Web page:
Mon, 2012-01-23 03:39
If you use an indicator in a titration, the end point is the position at which the indicator changes colour. This may not be the exact point where the reactants have completely reacted but simply shows that a particular pH change has occurred. eg phenolphthalein changes colour between 8.3 and 10. So if you use this to titrate an alkali and acid and were adding the alkali to the acid, it would turn pink somewhere between these two values. If the titration is NaOH/HCl, the actual neutralisation point = 7, so you would have to add a fraction more NaOH after neutralisation to get the change. This may be a fraction of a drop as pH change is very rapid at the end point. So end point is the point shown by an indicator.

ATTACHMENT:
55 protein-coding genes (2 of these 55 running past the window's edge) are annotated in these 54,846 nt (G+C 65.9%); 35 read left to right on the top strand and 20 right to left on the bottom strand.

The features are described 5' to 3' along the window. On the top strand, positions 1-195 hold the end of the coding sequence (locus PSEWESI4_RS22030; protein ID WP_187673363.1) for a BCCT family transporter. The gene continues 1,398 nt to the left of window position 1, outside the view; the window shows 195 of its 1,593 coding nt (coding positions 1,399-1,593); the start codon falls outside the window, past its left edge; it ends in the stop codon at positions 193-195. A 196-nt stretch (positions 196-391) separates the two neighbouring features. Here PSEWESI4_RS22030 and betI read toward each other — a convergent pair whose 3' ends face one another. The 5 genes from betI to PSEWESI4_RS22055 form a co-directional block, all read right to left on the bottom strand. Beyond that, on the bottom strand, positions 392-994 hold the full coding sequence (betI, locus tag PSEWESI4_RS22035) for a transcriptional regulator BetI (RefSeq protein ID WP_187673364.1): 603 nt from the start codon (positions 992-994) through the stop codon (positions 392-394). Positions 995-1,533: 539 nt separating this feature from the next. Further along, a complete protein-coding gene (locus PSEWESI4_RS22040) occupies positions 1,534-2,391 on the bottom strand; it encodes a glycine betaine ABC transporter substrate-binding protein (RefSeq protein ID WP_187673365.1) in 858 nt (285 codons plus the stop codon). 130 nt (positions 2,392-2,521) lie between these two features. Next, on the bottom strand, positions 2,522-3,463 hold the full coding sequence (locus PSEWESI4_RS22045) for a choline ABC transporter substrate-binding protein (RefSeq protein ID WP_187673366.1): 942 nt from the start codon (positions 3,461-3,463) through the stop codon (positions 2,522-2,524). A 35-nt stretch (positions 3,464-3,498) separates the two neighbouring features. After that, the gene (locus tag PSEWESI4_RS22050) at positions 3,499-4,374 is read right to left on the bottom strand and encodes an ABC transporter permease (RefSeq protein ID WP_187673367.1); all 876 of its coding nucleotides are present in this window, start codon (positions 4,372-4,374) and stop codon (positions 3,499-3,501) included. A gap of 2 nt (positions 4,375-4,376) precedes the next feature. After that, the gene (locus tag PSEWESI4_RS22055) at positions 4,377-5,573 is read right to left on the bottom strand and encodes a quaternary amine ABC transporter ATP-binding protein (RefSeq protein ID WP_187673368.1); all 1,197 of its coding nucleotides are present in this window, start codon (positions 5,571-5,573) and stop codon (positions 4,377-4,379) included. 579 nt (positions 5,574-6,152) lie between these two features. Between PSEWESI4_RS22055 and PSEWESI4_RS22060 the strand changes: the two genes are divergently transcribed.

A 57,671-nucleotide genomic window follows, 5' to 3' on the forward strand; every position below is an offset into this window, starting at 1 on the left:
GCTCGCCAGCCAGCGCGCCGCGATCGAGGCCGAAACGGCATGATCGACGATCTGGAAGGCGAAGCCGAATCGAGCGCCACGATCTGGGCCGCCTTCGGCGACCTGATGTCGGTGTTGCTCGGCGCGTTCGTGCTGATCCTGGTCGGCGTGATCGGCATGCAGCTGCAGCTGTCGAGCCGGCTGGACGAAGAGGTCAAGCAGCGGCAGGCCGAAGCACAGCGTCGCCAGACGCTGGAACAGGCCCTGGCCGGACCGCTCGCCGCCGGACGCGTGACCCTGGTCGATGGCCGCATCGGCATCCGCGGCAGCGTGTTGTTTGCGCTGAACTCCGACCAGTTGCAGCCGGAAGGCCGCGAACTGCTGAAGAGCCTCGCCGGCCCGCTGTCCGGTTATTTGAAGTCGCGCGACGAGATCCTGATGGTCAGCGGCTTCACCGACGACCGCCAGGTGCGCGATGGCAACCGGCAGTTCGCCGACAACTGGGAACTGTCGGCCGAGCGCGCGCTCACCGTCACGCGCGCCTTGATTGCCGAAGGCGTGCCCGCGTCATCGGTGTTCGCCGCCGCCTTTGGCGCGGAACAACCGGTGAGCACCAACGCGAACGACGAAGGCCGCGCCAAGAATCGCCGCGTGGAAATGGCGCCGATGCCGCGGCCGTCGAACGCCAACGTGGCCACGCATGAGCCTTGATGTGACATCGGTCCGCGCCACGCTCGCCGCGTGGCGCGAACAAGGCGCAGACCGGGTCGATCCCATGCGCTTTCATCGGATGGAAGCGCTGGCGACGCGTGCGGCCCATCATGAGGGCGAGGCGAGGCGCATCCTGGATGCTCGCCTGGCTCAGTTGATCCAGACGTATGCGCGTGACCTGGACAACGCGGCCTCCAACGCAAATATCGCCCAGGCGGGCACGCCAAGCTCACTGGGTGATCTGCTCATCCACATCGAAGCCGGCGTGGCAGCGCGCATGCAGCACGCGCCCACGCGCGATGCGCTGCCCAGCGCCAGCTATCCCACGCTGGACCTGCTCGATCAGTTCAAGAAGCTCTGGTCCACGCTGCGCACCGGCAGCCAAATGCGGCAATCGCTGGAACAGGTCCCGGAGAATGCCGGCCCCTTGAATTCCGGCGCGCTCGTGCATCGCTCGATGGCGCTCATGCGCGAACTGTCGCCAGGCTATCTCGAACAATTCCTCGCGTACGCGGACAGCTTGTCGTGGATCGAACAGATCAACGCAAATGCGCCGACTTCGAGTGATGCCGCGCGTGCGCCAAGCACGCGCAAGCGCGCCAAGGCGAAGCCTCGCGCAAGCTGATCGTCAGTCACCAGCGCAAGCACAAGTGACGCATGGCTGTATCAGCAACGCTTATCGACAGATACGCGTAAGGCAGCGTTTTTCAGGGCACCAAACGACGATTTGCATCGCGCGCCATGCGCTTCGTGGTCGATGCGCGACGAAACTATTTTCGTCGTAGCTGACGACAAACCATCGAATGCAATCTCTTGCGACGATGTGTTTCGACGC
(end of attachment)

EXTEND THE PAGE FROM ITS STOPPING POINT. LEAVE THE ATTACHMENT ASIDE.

Equivalence point is the actual point where the reaction has just been completed and refers to the stoichiometric quantities of reactants eg when 1 mole HCl is added to 1 mole of NaOH. There will be more than one equivalence point for polyprotic acids and bases with more than 1 x OH- ions. You can get the equivalence points via titrations using a pH meter or conductivity equipment. So equivalence point represents the end point representing accurately the point at which reactants have just competely reacted - no extra needs to be added to get the indicator to change
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